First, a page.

As China opens up its economy and the US dollar starts to show weakness against other currencies, the bulls seem to be making a comeback in the Asian markets. On the first day of the second trading week of 2023, Asia’s leading stock indices are trading in green. Hang Seng Index was trading around 21,406.39, up by 414.75 points, higher by 1.98% than the previous day’s closing while the Shanghai Composite Index was trading around 3,180.35, up by 22.71 points, higher by 0.72% than the previous day’s closing.
While Japan was closed for a holiday, session advances were led by gauges in Hong Kong and South Korea. The MSCI Asia Pacific Index rose as much as 0.74% on Monday, more than doubling its gain since its October 24 low.
So far in 2023, the Asian benchmark is up 3.7%, outperforming the S&P 500 Index by about two percentage points. This comes after they both fell roughly 19% last year, their worst performance since 2008. The MSCI China Index is expected to rise another 15%, according to Goldman Sachs Group Inc.
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The Institute for Supply Management’s services index is in a contraction zone, and wage growth is slowing, so traders believe that the Fed will hold off on raising interest rates. As a result, the dollar continued to decline since last week. The dollar fell the most in more than three weeks as US data led some traders to expect smaller Federal Reserve interest-rate hikes in the future.
It is widely believed that China’s economic growth will quickly recover and return to its normal path as Beijing provides more financial assistance to households and businesses to aid in their recovery following the end of the country’s Covid-Zero policy.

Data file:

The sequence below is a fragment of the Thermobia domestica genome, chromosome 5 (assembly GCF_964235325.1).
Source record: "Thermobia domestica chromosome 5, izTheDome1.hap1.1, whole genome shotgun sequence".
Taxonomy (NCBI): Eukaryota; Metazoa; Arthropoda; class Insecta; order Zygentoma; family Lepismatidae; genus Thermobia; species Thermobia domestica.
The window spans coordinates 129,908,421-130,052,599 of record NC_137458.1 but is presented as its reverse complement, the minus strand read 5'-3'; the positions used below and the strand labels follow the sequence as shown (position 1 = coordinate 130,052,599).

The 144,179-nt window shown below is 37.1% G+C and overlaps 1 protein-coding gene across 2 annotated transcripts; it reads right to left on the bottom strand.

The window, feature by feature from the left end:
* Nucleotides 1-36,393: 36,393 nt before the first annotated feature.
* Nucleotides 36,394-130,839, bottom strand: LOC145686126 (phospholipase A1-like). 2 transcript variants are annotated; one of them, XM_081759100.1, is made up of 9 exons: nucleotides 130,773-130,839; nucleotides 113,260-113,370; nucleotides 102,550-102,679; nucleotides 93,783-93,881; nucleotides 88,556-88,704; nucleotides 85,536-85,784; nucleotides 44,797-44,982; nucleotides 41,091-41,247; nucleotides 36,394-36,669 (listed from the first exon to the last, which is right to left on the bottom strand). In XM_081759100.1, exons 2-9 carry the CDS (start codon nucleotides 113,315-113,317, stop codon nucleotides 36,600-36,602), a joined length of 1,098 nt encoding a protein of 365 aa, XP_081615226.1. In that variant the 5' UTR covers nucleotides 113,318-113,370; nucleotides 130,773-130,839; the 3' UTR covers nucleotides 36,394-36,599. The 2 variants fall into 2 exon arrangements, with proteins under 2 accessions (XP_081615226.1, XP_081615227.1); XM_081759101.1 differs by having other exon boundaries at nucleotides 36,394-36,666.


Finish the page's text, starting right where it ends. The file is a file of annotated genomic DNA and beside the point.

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As the market evaluated the strength of the American economy and the potential effects of China’s reopening on global growth and inflation, U.S. stocks ended the day higher. S&P 500 increased by 2.28%. The Dow Jones Industrial Average rose 2.13%, while the Nasdaq Composite Index, which focuses on technology, increased 2.56%.
As of Friday’s close, the Dow industrials was up by 1.43% while S&P 500 and Nasdaq Composite were up about 1.45% and 0.98%, respectively, so far this year. Data showed the number of workers filing for unemployment benefits in the week ended Dec. 24 stood at 225,000, up slightly from 216,000 the week prior.
Nonfarm payrolls in the United States increased by 223,000 in December, down from 256,000 in November. This was also the slowest rate of increase in two years. While the unemployment rate fell to 3.5%, wage growth slowed. Other macroeconomic indicators were also dismal. For the first time since May’20, the US ISM non-manufacturing PMI fell into contraction (49.6 in December’22 versus 56.5). In the United States, factory orders fell 1.8% in November (estimated -0.8%), following a 0.4% increase in October. As the economy slows, investors expect the Fed to ease its stance.